The trek to the base of Deo Tibba (6,001m) and over Hampta Pass (4,270m) is usually done together. The peak lies in the Pir Panjal range and Hampta Pass was the traditional route between Kullu and Lahaul valleys. You need to negotiate some steep parts initially to get out of Manali, but once you hit the plateau of the meadows, the climb eases. The lower camps are usually in valleys, shielded from harsh winds, so once you reach you can actually stretch and spend most of the day outdoors without freezing over. Re-routing, a common occurrence in trekking, might be required in case of snowfall.
If you want to try another historic route between Manali and Dharamsala, opt for the Bara Banghal Trek, which crosses two high passes—Kalihani and Thamsar—and meanders through both the Kullu and Kangra valleys in a journey that takes more than two weeks. The hamlet of Bara Banghal, which lies between these passes, is cut off for most of the year.
Birdwatchers should try the Kalihani Pass Trek. You cross several streams and rich forests of rhododendron and birch (which explains the birds) before emerging high up in the Pir Panjal range. The pass itself is quite challenging at 4,750m but the view it offers of the Kalihani glacier, which feeds the Ravi river, is well worth it. There is a fair amount of walking on moraine, snow and ice-embedded glaciers so some level of trekking experience is useful.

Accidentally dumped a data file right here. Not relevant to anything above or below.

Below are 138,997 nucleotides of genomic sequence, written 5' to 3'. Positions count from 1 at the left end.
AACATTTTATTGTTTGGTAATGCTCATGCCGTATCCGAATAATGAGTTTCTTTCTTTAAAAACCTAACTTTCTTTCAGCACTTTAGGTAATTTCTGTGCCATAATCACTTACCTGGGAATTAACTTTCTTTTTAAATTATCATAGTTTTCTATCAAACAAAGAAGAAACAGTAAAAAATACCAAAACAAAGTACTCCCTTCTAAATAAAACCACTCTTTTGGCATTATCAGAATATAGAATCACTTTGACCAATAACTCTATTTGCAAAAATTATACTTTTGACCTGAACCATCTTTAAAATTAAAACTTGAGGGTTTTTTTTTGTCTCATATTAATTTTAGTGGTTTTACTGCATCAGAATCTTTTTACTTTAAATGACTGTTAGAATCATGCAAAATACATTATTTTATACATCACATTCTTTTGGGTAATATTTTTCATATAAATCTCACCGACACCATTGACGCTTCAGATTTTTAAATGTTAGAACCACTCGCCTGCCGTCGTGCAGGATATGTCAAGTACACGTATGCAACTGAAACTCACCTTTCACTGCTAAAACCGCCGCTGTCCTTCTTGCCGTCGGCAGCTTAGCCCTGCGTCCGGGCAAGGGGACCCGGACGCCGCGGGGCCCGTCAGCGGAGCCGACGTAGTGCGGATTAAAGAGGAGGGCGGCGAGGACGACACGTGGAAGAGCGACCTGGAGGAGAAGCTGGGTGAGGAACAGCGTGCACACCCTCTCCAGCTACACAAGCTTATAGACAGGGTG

Raising the bar
If you are keen to raise the bar, try the introductory mountaineering courses offered in Solang valley. It’s high altitude and gives you enough exposure to decide if you want to try a climb or stick to trekking. If you decide on the former, Mt Menthosa (6,443m) is a three-week trip during which you will get to use your technical knowledge. There are more than 25 peaks over 6,000m in this part of the Himalayas, including Manirang (6,593m), Indrasen Peak (6,221m) and Deo Tibba peak (6,001m).
The Himalayas stretch 2,400km east to west and 150-400km north to south. Himachal Pradesh lies on their north-western side, sandwiched between Jammu & Kashmir, the Tibetan plateau, Uttarakhand and China. Almost the entire state is mountainous and five major rivers—Sutlej, Beas, Ravi, Yamuna and Chenab (also Parbati, which flows into the Beas)—feed off its glaciers and snowy peaks. It is, indisputably, a trekking paradise.
You get the most out of a trek if you are prepared. A minimum degree of physical fitness is essential but trekking also calls for mental strength and discipline. As the jeep drops you to the end of the last motorable road and heads back to civilization, you become acutely aware of just how much you need your mind and body to work in tandem.
Walking in the mountains, with daunting slopes and slippery rocks, is physically demanding and the body needs at least three months to get prepared. Good muscle strength puts less strain on the joints. Pre-trek training and on-trek stretching are advised. A good guide will caution you about descents that can be treacherous for your ankle and knee joints and, of course, your toes. Lightweight aluminium poles also come in handy.
There will be times when you are really exhausted or feeling the worst of altitude sickness, and staying focused and disciplined will be essential. Guides or experienced trekkers will be able to offer useful tips and it would be best to listen to them.
A simple piece of advice, like when not to stop to rest, can have a significant impact on your energy levels. Stop too often and you’ll quickly lose body heat and find it hard to restart. Keep hydrated, it is critical.
A little attention to these details will ensure you return refreshed rather than exhausted.